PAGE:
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Günther Korten
Born (1898-07-26)July 26, 1898
Died 22 July 1944(1944-07-22) (aged 45)
Place of birth Cologne
Place of death Wolfsschanze near Rastenburg
Allegiance Germany
Service/branch Luftwaffe
Years of service 1914 - 1944
Rank Colonel General
Commands held Chief of the Luftwaffe General Staff
Battles/wars World War I
World War II
Awards Knight's Cross of the Iron Cross

Günther Korten (26 July 1898 – 22 July 1944) was a German Colonel General and Chief of the General Staff of the Luftwaffe in World War II. He died from injuries suffered in the assassination attempt on Adolf Hitler in July 1944.

Biography[edit | edit source]

Early life[edit | edit source]

Korten was born in Cologne as a son of the architect Hugo Korten (1855–1931) and his wife Marie Korten (1866–1942). At the beginning of World War I he was a cadet in the Prussian army. He served through the war in an engineering battalion. He continued his military career after the war in the Engineers, until he was selected in 1928 to participate in the secret pilot training programme in the Soviet Union. On returning to Weimar Germany he joined the "Bildstelle Berlin".

Second World War[edit | edit source]

When the Third Reich started on its rearmament programme, Korten, by then a captain, formally joined the Luftwaffe in 1934. He received training as a general staff officer and served for several years in the Air Ministry. He was a Colonel and Chief of the General Staff of Luftflotte 4 (4th Air Fleet) stationed in Austria.

At the beginning of 1940, Korten was transferred to the general staff of the Luftflotte 3 (3rd Air Fleet), in which he served during the Battle of France and in the Battle of Britain. On 19 July he was promoted to Major-General. In January 1941 he transferred back to the 4th Air Fleet, in order to participate in the Balkans Campaign and in the assault on the Soviet Union (Operation Barbarossa). In August 1942 he was promoted to Lieutenant-General and took over the command over the I. Fliegerkorps, which fought at the southern sector of the Eastern Front and was temporarily transferred to the "Luftwaffenkommando Don" during the Battle of Stalingrad.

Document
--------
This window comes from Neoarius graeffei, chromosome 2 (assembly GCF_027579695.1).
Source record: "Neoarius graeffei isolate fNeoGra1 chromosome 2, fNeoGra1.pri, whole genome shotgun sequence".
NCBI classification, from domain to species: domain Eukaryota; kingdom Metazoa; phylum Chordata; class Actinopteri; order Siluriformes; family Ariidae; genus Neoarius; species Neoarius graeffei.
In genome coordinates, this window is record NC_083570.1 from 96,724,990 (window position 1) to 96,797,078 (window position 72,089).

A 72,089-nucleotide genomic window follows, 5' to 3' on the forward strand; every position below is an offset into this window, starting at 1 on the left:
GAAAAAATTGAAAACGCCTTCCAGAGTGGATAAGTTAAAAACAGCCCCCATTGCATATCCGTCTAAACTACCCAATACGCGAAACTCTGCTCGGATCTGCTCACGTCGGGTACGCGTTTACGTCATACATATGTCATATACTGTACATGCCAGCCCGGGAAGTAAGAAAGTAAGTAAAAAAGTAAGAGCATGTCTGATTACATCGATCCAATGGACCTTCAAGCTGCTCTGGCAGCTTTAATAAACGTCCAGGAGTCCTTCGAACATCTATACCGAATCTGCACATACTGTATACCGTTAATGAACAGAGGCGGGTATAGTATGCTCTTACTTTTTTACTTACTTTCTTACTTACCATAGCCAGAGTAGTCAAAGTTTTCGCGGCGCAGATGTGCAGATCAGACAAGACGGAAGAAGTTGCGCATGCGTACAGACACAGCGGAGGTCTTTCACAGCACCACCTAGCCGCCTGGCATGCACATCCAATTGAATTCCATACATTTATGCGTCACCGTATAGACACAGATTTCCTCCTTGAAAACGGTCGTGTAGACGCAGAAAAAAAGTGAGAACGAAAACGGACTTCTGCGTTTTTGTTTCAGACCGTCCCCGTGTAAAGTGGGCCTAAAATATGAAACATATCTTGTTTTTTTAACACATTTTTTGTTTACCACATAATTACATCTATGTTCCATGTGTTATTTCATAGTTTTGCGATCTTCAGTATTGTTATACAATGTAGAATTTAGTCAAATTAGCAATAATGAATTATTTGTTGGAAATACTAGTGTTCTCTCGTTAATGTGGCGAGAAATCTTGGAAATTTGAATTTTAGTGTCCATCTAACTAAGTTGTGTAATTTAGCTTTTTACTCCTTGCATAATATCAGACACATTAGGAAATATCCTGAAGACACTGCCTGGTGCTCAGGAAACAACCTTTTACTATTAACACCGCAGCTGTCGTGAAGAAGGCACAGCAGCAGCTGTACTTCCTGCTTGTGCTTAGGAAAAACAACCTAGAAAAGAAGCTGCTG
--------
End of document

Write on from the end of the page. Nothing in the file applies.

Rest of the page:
At the beginning of 1943 Korten was promoted to General and in the summer replaced Alfred Keller at Luftflotte 1 (1st Air Fleet). A few weeks later, on 25 August he accepted the position of General Chief of Staff of the Luftwaffe, after the former Chief of Staff Hans Jeschonnek committed suicide.

Death[edit | edit source]

Funeral ceremony at Tannenberg

Korten was mortally wounded in the Wolfsschanze near Rastenburg during the July 20 Plot in 1944, in which Colonel Claus Schenk Graf von Stauffenberg attempted to assassinate Hitler with a bomb. Two days after the assassination attempt he succumbed to his injuries in the military hospital attached to the Führer's headquarters. Like the other military victims Rudolf Schmundt and Heinz Brandt he was posthumously promoted, in his case to Colonel-General.